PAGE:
A couple of days ago, Wylie H. Dallas put up a post on FrontBurner titled “How Walt Humann’s Fair Park Plan Looks Like a ‘Scam.’ ” There’s some context for that word “scam” appearing in the headline. Wylie had gotten into it on Twitter with DMN writer Michael Lindenberger, and the word in our headline was calling back to that exchange.
Let’s move beyond that word and get to the substance of this debate. Last month Robert Wilonsky wrote a good piece about Humann and a guy named Don Williams, an old friend of Humann’s and the most prominent critic of his Fair Park plan. You should read it for context. Humann and Williams both have a long track record of civic involvement in southern Dallas. Yesterday, before five members of the Parks Board walked out of a meeting to prevent a vote on Humann’s plan, Williams delivered a devastating speech to the board, laying bare the shortcomings of his friend’s work. Here is the full text:
Thank you Mr. Chairman and board members for the time you have invested in Fair Park, particularly at this “late stage’’ before you vote. I appreciate and respect all the hours you have spent trying to be good stewards of the public trust. But it’s evident that despite that work, many issues remain unsettled — as examples:
No assurance about a signature “community’’ park.
No assurance about real engagement with or economic development in the neighborhoods outside the park.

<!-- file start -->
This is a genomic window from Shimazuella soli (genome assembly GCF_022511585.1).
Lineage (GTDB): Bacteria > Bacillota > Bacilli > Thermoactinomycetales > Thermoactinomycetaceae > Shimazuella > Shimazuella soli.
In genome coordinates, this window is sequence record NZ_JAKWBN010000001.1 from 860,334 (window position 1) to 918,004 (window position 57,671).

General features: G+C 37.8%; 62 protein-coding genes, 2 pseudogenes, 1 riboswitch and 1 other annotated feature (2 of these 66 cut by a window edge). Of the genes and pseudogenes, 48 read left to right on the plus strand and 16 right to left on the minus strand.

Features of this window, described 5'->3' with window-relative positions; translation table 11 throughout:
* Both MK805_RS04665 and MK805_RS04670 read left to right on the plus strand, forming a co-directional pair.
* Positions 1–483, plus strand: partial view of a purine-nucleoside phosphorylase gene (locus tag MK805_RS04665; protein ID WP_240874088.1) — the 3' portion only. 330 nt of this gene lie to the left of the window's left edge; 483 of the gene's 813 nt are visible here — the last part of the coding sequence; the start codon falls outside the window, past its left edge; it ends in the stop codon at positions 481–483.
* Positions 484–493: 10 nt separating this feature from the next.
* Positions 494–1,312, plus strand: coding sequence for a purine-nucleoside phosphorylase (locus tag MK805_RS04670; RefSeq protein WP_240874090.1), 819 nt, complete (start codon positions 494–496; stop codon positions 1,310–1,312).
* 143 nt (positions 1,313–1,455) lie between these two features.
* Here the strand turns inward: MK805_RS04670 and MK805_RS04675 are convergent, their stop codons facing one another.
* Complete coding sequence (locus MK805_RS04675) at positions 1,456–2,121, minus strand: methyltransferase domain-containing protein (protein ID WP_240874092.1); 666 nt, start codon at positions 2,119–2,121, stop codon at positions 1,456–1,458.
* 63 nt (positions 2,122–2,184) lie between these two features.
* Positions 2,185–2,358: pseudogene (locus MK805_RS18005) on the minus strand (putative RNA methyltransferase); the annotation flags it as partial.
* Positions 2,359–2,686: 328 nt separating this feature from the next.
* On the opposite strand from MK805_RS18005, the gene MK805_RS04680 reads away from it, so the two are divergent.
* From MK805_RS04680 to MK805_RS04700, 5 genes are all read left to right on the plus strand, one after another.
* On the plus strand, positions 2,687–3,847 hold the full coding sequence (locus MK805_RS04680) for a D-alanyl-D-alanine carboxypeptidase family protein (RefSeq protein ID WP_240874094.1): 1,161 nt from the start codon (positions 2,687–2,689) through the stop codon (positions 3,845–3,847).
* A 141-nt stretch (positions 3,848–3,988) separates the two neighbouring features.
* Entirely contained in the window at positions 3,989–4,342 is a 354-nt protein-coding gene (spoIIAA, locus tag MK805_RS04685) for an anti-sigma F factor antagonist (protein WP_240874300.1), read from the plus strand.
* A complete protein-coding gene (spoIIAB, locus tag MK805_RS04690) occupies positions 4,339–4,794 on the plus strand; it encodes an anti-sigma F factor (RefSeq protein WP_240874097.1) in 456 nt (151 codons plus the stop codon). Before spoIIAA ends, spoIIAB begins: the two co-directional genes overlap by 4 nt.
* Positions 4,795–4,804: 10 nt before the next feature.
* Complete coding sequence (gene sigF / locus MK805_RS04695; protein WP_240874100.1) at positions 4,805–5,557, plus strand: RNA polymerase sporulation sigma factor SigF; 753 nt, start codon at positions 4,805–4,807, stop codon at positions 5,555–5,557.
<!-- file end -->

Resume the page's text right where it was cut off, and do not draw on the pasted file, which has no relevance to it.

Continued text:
No assurance that the State Fair will adopt reforms, both those called for in the City audit and others required to make Fair Park a vital, year around park and community gathering place
In preview, we are asking the Park Board to take the time to fully study and deliberate those issues and ask you not to vote until you do. As recent tragic events made clear, Dallas is at a crossroads, and the world is paying attention to how inclusive and collaborative our city will become. But the proposed Fair Park Foundation management plan is neither inclusive nor collaborative. It is top-down. It was developed behind closed doors and this outdated, high-handed process threatens not only the future of Fair Park, but also the delicate political, social and civic balance in the Dallas of 2016.
From our foundation’s work of research, advocacy, and community engagement work in Southern Dallas for more than 20 years, I believe Dallas needs a new story, a better path forward for our city, one that holds the power to unite us as Dallas citizens around the common good and call forth creative solutions — on-the-ground substantive solutions — for our city’s healing and for a balancing of the opportunities, justice, and equity for our city’s future. I believe revitalizing Fair Park and its blighted surrounding neighborhoods offers that opportunity, with inclusion, full transparency, and accountability — everyone at the table.
The UTA Graduate Architecture and Urban Planning School’s study is an illustration of one way such solutions can be organized. There are many more — which should be arrived at by a robust community engagement process for an updated vision and redevelopment plan for Fair Park. And the sequencing of these actions is of utmost importance:
First, a great signature community park that connects and serves all of Dallas — an 80- to 110-acre park, not a tiny 5- to 8-acre postage stamp park set in the midst of a heat island of 200 acres of asphalt, as now proposed in the Humann plan.
Second, real estate 101, you don’t fix up empty buildings until you have a tenant and know its needs. Once a world-class park is built, people and activities will fill Fair Park year around. This will enable renovation, the repurposing, and activation of the more than 1 million square feet of vacant and deteriorating historical buildings, with park-compatible tenants that can fix up and operate the buildings with their own funds.